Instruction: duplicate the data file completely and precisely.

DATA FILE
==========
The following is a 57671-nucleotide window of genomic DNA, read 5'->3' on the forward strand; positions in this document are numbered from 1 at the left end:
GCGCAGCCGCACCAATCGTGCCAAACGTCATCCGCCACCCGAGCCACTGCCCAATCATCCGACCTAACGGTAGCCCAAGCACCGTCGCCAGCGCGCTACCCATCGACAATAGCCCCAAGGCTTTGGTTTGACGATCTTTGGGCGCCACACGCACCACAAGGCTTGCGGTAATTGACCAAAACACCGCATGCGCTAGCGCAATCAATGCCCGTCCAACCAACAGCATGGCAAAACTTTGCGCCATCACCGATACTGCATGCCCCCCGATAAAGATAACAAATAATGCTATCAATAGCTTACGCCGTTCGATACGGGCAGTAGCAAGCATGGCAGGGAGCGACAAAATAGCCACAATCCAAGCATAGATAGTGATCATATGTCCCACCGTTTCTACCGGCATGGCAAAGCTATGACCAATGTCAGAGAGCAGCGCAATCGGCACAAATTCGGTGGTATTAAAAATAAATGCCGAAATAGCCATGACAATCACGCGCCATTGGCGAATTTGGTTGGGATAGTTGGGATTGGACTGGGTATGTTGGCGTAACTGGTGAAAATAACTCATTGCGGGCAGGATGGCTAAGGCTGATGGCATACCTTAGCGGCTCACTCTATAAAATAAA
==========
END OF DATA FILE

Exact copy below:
The following is a 57671-nucleotide window of genomic DNA, read 5'->3' on the forward strand; positions in this document are numbered from 1 at the left end:
GCGCAGCCGCACCAATCGTGCCAAACGTCATCCGCCACCCGAGCCACTGCCCAATCATCCGACCTAACGGTAGCCCAAGCACCGTCGCCAGCGCGCTACCCATCGACAATAGCCCCAAGGCTTTGGTTTGACGATCTTTGGGCGCCACACGCACCACAAGGCTTGCGGTAATTGACCAAAACACCGCATGCGCTAGCGCAATCAATGCCCGTCCAACCAACAGCATGGCAAAACTTTGCGCCATCACCGATACTGCATGCCCCCCGATAAAGATAACAAATAATGCTATCAATAGCTTACGCCGTTCGATACGGGCAGTAGCAAGCATGGCAGGGAGCGACAAAATAGCCACAATCCAAGCATAGATAGTGATCATATGTCCCACCGTTTCTACCGGCATGGCAAAGCTATGACCAATGTCAGAGAGCAGCGCAATCGGCACAAATTCGGTGGTATTAAAAATAAATGCCGAAATAGCCATGACAATCACGCGCCATTGGCGAATTTGGTTGGGATAGTTGGGATTGGACTGGGTATGTTGGCGTAACTGGTGAAAATAACTCATTGCGGGCAGGATGGCTAAGGCTGATGGCATACCTTAGCGGCTCACTCTATAAAATAAA